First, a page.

The article, said Lord Carey, “is right that the exodus of Christians from their Middle Eastern homeland is a tragedy that is gathering pace. I doubt, however, it was ever true that Christianity could be described as a ‘visa advantage’”.

“Christian refugees from Iraq and Syria have struggled to be accepted for resettlement to any Western country, particularly the United Kingdom”, he added.

“Barnabas Fund obtained government figures in 2017 and 2018 which showed that, out of more than 8,000 Syrian refugees settled in the UK, only 25 were Christian (0.3 per cent). Before the Arab Spring, Christians represented about 10 per cent of the Syrian population.”

Noting that Afghan Christians now suffering the same situation, Lord Carey argued that the relocation scheme run by the UN High Commissioner for Refugees (UNHRC) “discriminates against minorities to this day”.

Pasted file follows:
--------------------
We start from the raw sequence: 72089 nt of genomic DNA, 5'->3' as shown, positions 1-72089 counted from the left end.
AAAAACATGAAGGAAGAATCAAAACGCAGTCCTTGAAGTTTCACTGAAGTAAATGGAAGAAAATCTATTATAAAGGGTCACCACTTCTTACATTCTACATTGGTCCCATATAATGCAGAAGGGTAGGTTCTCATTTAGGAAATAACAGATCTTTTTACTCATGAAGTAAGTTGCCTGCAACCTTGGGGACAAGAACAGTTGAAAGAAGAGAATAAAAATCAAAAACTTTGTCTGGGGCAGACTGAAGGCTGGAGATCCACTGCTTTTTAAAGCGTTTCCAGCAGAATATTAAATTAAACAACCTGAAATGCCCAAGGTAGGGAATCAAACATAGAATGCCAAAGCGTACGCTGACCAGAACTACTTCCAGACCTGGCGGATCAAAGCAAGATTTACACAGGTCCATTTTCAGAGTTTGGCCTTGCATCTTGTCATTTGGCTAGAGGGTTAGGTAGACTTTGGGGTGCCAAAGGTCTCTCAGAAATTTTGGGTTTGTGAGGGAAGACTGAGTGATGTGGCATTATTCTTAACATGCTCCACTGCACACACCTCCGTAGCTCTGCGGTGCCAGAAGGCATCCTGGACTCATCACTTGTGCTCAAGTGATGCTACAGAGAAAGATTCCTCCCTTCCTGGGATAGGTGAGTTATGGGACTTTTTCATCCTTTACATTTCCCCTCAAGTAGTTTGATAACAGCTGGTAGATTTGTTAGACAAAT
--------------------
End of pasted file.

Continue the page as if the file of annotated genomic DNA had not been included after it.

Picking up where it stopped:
Barnabas, Mission Partners of Castle Street, Missions

Barnabas Update – October 6th 2021

Anti-conversion laws against Indian Christians

Barnabas Fund, 4 October 2021 (excerpts)

Extremists in India continue to use anti-conversion laws as a means of harassing church leaders and other Christians.

On 28 September a pastor in Himachal Pradesh was arrested on charges of attempting to gain converts to Christianity through force and bribery..

The following day, in Madhya Pradesh, radical Hindutva nationalists disrupted a Christian wedding, alleging that the bride had unlawfully converted from Hinduism.

Pastor Charlie John and two Christian brothers were arrested after extremists ordered them to stop distributing Bibles and leaflets in Rampur, Himachal Pradesh.

The pastor explained, “I only offered the Bible, and I gave it to those who freely accepted the Good News.”